An Egyptian court sentenced the former minister of Agriculture, Salah Eddin Helal and his office manager to 10 years in prison after it found them guilty of corruption.
Along with the sentence, the former minister of Agriculture Salah Eddin Helal was also fined $110,000 and his chief-of-staff Muhyidin Said was also fined $55,000. Salah Eddin Helal had resigned in September last year after being accused of collecting bribes to sell state land at a heavily discounted price. Prosecutors for the case mentioned a luxury home, membership to an exclusive sports club and high-end clothing as part of the bribes collected.
The corruption scandal had led to the resignation of Ibrahim Mehleb’s government, and Mr Mehleb’s subsequent replacement by Ismail Sharif. The facilitator and the businessman who paid the bribe were however not prosecuted or jailed according to a judicial officer; because they had confessed.
Egypt is the country that drove out their long time President Hosni Mubarak in 2011, part of the reason being widespread anger at the corruption displayed in his regime. In May 2015, Mubarak and his two sons were found guilty at a retrial of embezzlement and sentenced to three and four years in prison respectively. Two months later, a former prime minister under Mubarak, Ahmed Nazif, was sentenced to five years after being convicted of corruption charges at a retrial.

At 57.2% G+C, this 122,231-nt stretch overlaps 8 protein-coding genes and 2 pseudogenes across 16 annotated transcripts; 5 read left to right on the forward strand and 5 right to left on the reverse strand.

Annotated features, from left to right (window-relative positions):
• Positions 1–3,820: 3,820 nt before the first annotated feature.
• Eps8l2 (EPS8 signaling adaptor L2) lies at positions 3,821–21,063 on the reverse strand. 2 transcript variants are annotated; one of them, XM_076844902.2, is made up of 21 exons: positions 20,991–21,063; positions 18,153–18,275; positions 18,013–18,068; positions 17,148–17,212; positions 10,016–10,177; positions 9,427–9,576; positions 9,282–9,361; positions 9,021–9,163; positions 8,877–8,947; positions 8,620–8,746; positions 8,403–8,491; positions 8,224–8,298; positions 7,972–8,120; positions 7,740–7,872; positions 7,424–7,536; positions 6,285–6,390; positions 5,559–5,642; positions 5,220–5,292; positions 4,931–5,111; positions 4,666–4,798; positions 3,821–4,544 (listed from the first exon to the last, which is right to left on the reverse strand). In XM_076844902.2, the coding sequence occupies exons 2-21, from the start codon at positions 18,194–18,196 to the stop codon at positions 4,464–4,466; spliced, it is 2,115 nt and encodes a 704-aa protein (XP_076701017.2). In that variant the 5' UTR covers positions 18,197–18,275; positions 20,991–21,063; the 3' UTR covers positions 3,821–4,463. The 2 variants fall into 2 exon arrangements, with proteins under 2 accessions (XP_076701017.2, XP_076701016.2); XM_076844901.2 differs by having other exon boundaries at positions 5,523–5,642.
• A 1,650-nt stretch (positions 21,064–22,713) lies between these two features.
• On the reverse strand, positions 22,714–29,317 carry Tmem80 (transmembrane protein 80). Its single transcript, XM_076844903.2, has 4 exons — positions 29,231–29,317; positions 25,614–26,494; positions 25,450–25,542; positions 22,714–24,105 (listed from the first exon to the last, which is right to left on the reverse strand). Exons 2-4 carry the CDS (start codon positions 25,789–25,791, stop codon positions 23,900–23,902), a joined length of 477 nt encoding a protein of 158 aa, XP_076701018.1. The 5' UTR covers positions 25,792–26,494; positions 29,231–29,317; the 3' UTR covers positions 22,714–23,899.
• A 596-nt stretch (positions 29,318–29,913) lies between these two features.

This ruling along with the past rulings will therefore generally resonate with the people and seeing as Egypt was ranked 88th out of 168 countries on Transparency International’s 2015 corruption perceptions index, the country like most African countries does need to get tougher on corruption. Incumbent President Abdul Fattah al-Sisi, who led the military’s overthrow of Mubarak’s democratically elected successor Mohammed Morsi in 2013, has promised to make the fight against corruption a focus of his administration and he does seem to be taking the fight seriously.